The reason or function of the wires is an age-old subject for discussion. Originally, the reason may have been independent of the function. Originally, the reason had to do with the goldsmith being accustomed to making sockets for jewels out of upstanding strips of metal soldered on and afterwards bent over the edges of stones to hold them in place. He was in the habit of soldering on cloisons for mosaics of precious stones and glass inlays. And, perhaps the patron would not accept it any other way. Later, the artist would see the value of the metal line and take it into account in the design. The artist continues to do so even though, today, the wire serves no other function.

The function of the wires is less obvious, a bit more complicated, and more argumentative. Metalworkers are familiar with solder melting and rapidly spreading. They are familiar with how much care must be taken to keep it from running to unwanted areas. It is natural for the metal worker (and others) to believe enamel does the same. The single fundamental difference between glass and other inorganic material is: GLASS PRODUCES A VISCOUS LIQUID. Enamel cannot melt – its viscosity reduces with temperature and spreads only slightly at the correct fusing temperature. The use of cloisons to keep the colors separate has been greatly exaggerated. With the glass available and the primitive firing means the early enameler had a difficult time getting the enamel to gloss out, let alone run very far. The early enamel would barely fuse at 850?C (1562?F). If an enamel design is over fired to cause spreading or slumping, the entire design slumps, leaving the boundaries intact. This is easily demonstrated by placing a section of millefiore on an enamel surface and heating sufficiently to cause slumping. The design elements retain their proportions regardless of how far they slump. The millefiore technique dates from the twelfth dynasty (2000-1788 B.C.)

The function of the wires 3500 years ago was to counter the low expansion of the early enamels. Of course, the expansion of the enamel must always by less than that of the metal in order for the enamel to always be under compression. However, when the differential is too great, the enameled piece will warp excessively as it cools, causing the enamel to crack and chip off. Silver has the highest expansion of the three common metals (gold, copper, silver) used as a base for enameling. It is no surprise there is little mention of silver enameling during the early years. The earliest known cloisonne on copper is of the 10th century A.D.7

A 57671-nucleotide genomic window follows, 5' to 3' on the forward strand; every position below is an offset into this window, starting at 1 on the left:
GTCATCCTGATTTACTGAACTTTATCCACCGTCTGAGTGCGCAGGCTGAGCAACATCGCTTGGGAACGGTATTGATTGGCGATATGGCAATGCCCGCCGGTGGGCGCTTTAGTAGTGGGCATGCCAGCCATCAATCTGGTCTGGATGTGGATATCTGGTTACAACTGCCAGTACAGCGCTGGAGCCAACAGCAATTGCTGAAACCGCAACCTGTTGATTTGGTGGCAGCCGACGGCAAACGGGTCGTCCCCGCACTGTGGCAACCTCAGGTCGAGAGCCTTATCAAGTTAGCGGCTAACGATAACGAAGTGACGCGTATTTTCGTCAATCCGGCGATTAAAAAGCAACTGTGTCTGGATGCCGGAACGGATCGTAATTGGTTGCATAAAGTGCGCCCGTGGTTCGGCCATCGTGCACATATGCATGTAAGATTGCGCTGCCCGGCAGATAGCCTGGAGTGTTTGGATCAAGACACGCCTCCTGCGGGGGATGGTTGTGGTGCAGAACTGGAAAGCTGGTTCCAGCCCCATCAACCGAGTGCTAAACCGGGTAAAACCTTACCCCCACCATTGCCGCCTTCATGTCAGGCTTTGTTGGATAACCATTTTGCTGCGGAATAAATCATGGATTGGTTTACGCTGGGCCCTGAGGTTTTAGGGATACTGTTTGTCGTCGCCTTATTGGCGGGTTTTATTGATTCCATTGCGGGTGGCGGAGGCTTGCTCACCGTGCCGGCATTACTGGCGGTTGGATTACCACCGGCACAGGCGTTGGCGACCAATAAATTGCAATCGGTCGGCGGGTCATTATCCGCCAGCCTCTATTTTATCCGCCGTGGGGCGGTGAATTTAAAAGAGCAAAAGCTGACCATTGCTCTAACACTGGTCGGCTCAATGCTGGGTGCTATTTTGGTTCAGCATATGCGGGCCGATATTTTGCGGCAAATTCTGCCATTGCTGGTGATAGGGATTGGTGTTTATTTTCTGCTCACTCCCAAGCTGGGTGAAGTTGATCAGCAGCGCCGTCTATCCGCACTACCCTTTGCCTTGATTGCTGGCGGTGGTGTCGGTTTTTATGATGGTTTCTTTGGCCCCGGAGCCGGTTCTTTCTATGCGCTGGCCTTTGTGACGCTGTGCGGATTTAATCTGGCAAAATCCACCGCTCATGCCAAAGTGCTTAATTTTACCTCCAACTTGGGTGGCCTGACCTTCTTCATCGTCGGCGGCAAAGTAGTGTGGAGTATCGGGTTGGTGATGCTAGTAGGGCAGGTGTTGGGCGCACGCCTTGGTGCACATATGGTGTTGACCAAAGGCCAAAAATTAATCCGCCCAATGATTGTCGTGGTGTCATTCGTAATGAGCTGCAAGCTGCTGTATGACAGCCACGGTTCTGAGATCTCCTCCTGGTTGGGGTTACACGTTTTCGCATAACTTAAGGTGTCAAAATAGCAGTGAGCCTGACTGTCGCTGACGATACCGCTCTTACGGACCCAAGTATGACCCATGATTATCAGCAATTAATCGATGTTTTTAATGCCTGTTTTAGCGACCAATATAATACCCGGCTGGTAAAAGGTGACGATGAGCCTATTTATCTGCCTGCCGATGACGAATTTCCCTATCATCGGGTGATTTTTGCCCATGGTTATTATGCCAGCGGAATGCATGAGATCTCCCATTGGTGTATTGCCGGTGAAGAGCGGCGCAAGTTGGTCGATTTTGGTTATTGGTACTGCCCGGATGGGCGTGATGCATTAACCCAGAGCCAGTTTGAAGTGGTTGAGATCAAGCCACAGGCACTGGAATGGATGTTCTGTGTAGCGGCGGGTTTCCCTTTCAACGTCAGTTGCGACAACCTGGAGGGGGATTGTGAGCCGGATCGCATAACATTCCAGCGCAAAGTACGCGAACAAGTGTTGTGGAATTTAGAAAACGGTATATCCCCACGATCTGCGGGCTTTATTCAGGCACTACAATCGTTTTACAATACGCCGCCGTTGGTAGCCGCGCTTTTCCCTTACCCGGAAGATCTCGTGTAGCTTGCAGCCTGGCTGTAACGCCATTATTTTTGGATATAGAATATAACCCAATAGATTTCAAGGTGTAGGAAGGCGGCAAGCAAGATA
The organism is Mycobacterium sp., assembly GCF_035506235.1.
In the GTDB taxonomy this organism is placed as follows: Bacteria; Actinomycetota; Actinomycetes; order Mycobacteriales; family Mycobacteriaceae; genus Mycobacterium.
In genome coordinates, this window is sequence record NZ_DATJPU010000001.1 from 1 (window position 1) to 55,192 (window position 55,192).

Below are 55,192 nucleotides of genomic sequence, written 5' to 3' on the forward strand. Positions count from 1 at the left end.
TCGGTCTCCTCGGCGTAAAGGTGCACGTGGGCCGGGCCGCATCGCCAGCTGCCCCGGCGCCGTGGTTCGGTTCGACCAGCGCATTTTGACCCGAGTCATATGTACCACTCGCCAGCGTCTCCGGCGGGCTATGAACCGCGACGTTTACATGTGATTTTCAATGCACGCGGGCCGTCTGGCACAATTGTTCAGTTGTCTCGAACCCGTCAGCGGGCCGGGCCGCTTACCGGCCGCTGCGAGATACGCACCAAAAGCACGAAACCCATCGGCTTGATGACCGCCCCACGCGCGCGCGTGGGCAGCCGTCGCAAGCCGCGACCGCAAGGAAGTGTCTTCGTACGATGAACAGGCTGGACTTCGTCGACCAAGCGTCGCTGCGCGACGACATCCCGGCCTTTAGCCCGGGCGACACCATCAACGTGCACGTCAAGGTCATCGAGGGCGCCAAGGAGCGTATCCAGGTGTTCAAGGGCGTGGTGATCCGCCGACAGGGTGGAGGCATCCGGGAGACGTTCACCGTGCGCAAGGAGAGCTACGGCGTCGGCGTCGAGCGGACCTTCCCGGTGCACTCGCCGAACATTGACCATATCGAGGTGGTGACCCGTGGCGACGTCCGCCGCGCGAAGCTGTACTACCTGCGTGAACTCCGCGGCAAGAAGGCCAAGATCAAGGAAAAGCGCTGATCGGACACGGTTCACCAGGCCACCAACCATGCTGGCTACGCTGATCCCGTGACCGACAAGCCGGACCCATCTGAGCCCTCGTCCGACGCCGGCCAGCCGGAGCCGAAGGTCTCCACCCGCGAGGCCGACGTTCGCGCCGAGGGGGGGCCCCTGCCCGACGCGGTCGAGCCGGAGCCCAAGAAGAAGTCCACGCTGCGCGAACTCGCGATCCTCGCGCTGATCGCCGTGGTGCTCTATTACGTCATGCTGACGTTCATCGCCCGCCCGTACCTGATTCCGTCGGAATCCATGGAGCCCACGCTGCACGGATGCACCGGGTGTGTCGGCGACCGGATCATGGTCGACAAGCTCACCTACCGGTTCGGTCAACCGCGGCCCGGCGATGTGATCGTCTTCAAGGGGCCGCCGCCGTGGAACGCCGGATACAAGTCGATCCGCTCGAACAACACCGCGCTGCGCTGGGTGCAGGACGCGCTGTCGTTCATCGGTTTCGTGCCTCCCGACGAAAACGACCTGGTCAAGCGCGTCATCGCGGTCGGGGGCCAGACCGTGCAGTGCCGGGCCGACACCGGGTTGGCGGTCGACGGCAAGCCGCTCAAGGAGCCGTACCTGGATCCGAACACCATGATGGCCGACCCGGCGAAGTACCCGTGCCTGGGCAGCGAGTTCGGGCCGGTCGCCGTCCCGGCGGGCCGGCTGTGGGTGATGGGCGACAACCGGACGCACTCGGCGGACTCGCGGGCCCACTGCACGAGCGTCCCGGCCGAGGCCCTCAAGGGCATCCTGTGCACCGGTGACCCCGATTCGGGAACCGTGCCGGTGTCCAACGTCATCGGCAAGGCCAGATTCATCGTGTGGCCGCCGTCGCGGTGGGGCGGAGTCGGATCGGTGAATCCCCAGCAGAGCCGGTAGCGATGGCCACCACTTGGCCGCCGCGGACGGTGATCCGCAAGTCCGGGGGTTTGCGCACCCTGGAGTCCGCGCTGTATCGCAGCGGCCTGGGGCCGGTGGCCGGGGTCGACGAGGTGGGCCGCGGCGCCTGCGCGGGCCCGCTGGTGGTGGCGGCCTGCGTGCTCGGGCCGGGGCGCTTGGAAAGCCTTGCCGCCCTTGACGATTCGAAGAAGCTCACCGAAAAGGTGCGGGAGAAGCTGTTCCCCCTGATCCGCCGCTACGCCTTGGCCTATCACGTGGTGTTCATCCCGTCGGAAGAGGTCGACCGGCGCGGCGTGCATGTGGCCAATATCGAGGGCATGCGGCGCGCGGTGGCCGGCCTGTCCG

Gold, having the lowest expansion of the three metals, along with its high ductility, was the only possibility in the beginning. Even then, the success was possible only on small pieces. And that is what cloisons did – divided the object into a number of small enameled pieces, joined by un-enameled metal. In addition, the cloisons added strength to the metal shape, reducing the warpage, which in turn reduced the cracking and chippage of enamel.

We have never seen an example, however, Day8 states, “In the rendering of the human face, where exceptionally broad surfaces of unbroken enamel occur, cloisons have actually been used, only they are shallower than the rest, and are covered up by the last coat of enamel.”

Our information about the compositions of enamel used throughout history is limited. We do not know exactly when enamel, with suitable expansion, was available to eliminate the need for cloisons. Richter9 reported the compositions of some 14th century Basse Taille enamels which, from our calculations, would have coefficients of thermal expansion well in excess of 300 cm/cm/?C x 10-7. This is sufficient to make cloisons unnecessary. The availability of enamels with this value of expansion would also contribute to the success of the so-called painted enamel technique developed in the 15th century.

The prestige and mystique of cloisonne is perhaps due to being the first technique to be developed to full beauty, long before other techniques. It is easy to see why many would think this is the true way of using the material.


  1. Garner, Sir Harry. CHINESE AND JAPANESE CLOISONNE ENAMELS. Faber & Faber, London, 1976, p.15.
  2. Barsali, Isa Belli. EUROPEAN ENAMELS. Cassell, London, 1988, p. 9.
  3. Alexander, W.F. & Gerber, D.K. CLOISONNE EXTRAORDINAIRE. Wallace-Homestead Book Co., Des Moines, IA, 1977, p.11.
  4. Kuwayama, George. SHIPPO – THE ART OF ENAMELING IN JAPAN. Far Eastern Art Council of Los Angeles County Museum of Art. Catalog of Exhibition, Feb. 5 – Apr. 26, 1987, p.26.
  5. Day, Lewis F. ENAMELLING. B.T. Batsford, London, 1907, p.147.
  6. Higgins, Reynold. GREEK AND ROMAN JEWELLRY. University of California Press. Berkeley and Los Angeles, 1980, p.22.
  7. Ref. #5, p.22.
  8. Ref #5, p.64.
  9. Richter, Rainer. Between Original and Imitation: Four Technical Studies in Basse Taille Enameling and Re-enameling of the Historicism Period. THE BULLETIN OF THE CLEVELAND MUSEUM OF ART. Vol. 81, No. 7, September, 1994, pp.222-251.
By Woodrow Carpenter [Vol. 14, No. 3, June 1995]